FARMINGTON — As a gay man in Maine, Paul Fuller saw firsthand the hatred of discrimination, but he thought that as an individual, there was little he could do. As a long-distance hiker and athlete, however, Fuller knew he had one gift — he could walk.
So on a 32-degree-below-zero morning last January, Fuller began walking from the Canadian border to Kittery in support of the anti-discrimination law that would have protected gays and lesbians as well as others in housing, credit and employment. The law passed by the Legislature in 1997 was defeated in a referendum Feb. 10.
Fuller was the keynote speaker Sunday at the 24th annual Symposium, the state’s gay convention, held at the University of Maine at Farmington. The two-day convention drew about 200 people from Maine, Massachusetts and New Hampshire who participated in workshops and listened to entertainers. Fuller told the gathering about his walk and how it changed his life.
“This trip was the most profound thing I’ve ever done in my life,” said the Waldoboro antique dealer. “It changed me forever.” He said he hoped his walk would help bring together the gay community and enable grass-roots organizations to cooperate on passing the referendum next year. Fuller and others at the conference said they planned to hold a summer summit to organize for a new referendum to pass the civil rights law.
“Someone said to me while I was walking `This walk has tied the state together.’ I hope it did. Maine is 400 miles long and every bit of it is important,” said Fuller.
During the walk, most of which was made in rainy, icy weather, Fuller was encouraged along the way. At the beginning of the trek, he passed an African-American man in Presque Isle who shouted “Go for it!” and gave him a huge smile. Minutes later, a 10-year-old boy stuck his head out of a passing car and shouted encouragement.
Suddenly, said Fuller, he realized that he was not just walking for gay rights. He was walking for human rights. “The tears ran down my cheeks,” he said. “When I was young, all we got was `queer’ and `faggot.’ Now it is becoming OK to be different. We’ve come a long way and we have a long way to go.”
The difficulties mounted along the route, said Fuller, until he reached a low point just outside Bangor. “It was pouring rain and I approached an icy puddle that was as deep as my knees,” he recalled. When some of his supporters offered to drive him through the puddle, Fuller replied, “No. I have to walk every step.”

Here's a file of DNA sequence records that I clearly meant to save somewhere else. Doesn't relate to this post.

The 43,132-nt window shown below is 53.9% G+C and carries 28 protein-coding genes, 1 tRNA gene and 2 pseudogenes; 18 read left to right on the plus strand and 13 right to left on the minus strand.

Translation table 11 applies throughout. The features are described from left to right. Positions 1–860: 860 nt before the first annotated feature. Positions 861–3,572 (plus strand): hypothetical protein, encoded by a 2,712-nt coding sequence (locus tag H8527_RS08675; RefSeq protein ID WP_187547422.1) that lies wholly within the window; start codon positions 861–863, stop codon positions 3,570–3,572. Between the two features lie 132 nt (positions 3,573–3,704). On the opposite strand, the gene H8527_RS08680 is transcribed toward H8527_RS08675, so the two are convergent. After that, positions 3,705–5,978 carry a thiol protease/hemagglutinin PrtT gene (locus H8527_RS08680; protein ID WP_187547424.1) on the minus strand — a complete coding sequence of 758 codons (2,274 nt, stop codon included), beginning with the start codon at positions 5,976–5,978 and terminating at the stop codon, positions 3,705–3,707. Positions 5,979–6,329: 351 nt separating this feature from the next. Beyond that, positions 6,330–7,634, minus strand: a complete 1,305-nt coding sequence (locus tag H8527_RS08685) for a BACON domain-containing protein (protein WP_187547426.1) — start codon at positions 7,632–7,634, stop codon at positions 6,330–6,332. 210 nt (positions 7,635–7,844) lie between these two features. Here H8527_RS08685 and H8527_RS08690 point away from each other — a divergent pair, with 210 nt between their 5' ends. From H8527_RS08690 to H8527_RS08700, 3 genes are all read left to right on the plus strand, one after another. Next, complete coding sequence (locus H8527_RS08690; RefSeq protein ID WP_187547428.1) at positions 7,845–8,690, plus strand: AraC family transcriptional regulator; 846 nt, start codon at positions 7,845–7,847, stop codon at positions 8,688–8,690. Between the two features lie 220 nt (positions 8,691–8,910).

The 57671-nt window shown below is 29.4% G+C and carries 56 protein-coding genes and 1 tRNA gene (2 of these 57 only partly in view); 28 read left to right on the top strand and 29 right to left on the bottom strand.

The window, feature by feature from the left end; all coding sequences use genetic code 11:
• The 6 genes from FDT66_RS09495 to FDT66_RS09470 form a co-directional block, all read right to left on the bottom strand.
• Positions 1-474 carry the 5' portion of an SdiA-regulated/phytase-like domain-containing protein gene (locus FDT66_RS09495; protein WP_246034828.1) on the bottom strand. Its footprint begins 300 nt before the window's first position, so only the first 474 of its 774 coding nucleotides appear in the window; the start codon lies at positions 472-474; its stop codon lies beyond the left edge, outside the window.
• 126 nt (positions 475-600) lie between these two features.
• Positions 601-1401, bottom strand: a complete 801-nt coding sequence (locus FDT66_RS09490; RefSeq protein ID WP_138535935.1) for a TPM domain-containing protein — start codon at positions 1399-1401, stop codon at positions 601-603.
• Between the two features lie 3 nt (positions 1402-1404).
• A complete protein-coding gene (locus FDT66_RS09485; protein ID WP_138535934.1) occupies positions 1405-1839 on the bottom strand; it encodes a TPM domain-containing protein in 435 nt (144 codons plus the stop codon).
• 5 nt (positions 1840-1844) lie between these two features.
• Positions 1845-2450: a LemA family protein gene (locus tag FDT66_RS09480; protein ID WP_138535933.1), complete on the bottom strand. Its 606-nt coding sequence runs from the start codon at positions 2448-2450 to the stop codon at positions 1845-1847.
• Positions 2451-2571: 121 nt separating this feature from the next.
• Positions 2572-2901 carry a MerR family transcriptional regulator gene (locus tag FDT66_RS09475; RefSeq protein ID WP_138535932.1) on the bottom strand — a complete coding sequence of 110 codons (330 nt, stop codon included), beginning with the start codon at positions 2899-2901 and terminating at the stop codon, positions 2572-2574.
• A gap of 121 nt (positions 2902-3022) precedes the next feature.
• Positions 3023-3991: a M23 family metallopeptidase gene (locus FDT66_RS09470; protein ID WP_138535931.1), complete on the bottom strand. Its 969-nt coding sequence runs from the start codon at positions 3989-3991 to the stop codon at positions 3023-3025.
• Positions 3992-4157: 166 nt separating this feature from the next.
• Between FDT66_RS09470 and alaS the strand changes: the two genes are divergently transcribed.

Fuller began drawing strength from the cause, he said, and despite losing weight and several toenails, and sporting nearly a dozen blisters on his feet, he persevered. All along the way, people spontaneously held rallies, opened their homes to him and handed him bread and water, and many honked their horns as they drove by.
Only once was he in danger, he said, when a loaded pulp truck nearly drove over him in Aroostook County. “I was offered a bulletproof vest, but I never wore it. Through the walk, about 1,000 people walked with me, sometimes for just a few feet, sometimes for days. We walked single file across the Carlton Bridge in Bath and hundreds of us entered the city of Portland,” Fuller said. “To finish the walk, knowing I might have made a difference was amazing.”
Fuller said he was “devastated” when the civil rights law was vetoed by the voters in the Feb. 10 referendum. The saddest part of the experience, he said, was seeing that the place with the greatest number of signs saying “Vote Yes” to veto the law, was in his own neighborhood. “We lost Waldoboro and that hurt the most,” he said.
Fuller said he vowed to see the civil rights law passed next year. “This is a human rights issue that affects everyone,” he said. “I sometimes feel we focus too much on the lesbian and gay rights versus human rights.
“And next time we will win,” he added. “We will win because we are right.”